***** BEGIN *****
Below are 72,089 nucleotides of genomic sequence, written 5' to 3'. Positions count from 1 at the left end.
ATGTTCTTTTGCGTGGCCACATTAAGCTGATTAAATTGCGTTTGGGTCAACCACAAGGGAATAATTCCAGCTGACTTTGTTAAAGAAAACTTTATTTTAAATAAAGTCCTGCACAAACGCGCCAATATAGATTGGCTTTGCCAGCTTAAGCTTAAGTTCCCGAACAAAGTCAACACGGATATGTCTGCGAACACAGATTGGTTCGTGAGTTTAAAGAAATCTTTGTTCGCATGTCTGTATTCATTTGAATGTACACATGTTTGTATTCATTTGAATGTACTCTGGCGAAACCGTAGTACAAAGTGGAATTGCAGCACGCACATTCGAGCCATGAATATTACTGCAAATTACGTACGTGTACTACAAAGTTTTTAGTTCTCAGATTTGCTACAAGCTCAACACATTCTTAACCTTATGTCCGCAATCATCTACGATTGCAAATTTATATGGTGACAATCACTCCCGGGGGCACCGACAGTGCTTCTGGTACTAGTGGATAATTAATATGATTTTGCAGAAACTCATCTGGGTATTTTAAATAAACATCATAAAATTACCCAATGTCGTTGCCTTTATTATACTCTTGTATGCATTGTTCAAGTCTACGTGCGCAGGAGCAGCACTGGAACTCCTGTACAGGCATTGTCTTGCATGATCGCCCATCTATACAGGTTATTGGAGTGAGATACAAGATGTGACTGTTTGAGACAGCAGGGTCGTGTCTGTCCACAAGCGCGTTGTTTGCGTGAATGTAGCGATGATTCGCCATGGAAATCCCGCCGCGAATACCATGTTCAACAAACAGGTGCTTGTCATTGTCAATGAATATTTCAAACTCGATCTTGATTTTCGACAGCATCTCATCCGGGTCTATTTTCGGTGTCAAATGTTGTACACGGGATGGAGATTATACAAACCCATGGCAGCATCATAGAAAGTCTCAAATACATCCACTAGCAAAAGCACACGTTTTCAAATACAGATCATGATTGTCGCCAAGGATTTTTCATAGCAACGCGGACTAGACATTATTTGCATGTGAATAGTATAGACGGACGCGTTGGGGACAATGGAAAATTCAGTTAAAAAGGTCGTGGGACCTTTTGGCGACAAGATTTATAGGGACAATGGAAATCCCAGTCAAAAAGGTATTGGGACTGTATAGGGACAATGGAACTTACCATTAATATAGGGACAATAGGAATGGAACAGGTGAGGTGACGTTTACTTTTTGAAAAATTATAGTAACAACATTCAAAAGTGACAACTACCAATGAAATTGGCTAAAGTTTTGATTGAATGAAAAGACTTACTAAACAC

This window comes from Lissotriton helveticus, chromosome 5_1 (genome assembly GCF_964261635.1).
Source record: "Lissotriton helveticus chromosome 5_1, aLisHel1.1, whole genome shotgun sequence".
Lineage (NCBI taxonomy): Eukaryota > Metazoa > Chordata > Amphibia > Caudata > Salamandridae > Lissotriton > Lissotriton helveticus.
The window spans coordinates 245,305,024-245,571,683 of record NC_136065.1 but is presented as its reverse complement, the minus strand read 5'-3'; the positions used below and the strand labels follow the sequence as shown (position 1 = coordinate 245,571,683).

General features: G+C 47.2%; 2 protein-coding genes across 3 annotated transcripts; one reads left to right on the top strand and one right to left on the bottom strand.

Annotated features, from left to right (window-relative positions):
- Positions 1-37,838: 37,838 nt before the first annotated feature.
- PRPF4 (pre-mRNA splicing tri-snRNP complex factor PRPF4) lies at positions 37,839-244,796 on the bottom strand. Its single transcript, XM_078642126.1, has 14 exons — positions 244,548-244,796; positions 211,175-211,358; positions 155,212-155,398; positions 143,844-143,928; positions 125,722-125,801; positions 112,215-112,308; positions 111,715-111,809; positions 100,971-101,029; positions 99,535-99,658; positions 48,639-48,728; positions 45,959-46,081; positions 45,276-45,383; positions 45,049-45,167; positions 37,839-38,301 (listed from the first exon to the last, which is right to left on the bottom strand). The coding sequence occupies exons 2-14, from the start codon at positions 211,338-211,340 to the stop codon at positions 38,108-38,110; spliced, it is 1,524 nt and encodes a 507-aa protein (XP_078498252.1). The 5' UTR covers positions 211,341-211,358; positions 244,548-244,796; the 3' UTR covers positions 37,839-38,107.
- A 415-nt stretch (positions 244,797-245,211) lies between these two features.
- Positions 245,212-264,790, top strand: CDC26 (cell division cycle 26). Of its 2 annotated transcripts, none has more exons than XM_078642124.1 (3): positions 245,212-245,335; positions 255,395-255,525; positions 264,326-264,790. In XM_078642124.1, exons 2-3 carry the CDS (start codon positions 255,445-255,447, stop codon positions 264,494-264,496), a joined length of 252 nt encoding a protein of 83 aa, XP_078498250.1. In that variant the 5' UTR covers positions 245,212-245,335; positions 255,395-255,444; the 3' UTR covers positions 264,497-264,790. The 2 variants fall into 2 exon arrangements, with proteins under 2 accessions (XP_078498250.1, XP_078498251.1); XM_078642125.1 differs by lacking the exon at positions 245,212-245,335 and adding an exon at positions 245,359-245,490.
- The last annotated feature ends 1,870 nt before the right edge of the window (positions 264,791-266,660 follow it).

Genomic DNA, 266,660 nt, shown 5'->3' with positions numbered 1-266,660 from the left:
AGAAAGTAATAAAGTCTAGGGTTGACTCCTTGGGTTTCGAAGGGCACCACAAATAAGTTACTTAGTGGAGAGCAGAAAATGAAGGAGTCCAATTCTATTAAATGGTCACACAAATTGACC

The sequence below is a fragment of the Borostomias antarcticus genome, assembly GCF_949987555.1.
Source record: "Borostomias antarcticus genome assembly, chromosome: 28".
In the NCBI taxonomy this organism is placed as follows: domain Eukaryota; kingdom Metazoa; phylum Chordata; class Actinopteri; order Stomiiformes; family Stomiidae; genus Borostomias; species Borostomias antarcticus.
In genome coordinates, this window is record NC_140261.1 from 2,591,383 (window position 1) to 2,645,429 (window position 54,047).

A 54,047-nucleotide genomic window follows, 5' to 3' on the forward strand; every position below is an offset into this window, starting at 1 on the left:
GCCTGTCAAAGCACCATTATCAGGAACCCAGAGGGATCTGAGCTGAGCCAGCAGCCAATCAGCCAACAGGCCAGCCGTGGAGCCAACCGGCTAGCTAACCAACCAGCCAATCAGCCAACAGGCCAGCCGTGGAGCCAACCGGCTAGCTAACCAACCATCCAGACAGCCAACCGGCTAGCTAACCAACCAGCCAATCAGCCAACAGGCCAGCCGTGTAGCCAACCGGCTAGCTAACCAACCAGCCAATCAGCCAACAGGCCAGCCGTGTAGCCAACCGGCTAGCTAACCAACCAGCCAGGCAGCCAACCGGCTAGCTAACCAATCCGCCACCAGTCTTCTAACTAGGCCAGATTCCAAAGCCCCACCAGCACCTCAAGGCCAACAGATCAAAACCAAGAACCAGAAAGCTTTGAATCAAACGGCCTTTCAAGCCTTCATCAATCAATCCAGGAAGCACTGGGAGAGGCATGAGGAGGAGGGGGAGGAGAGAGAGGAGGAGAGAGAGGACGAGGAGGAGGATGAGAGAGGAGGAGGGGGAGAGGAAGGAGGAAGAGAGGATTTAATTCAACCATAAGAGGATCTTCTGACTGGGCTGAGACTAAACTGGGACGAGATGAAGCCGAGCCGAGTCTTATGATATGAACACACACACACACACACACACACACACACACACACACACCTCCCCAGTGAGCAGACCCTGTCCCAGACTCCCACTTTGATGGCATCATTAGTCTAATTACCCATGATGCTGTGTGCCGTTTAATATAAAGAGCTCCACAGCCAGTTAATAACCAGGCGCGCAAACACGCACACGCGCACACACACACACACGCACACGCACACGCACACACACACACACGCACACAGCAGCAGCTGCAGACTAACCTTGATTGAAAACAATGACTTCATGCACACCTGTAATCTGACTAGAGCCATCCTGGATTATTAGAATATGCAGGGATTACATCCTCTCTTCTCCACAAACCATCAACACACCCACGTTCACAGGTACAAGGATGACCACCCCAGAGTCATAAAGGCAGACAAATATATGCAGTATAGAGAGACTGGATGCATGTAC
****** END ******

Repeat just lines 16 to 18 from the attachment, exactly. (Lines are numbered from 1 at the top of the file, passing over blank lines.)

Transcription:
The sequence below is a fragment of the Borostomias antarcticus genome, assembly GCF_949987555.1.
Source record: "Borostomias antarcticus genome assembly, chromosome: 28".
In the NCBI taxonomy this organism is placed as follows: domain Eukaryota; kingdom Metazoa; phylum Chordata; class Actinopteri; order Stomiiformes; family Stomiidae; genus Borostomias; species Borostomias antarcticus.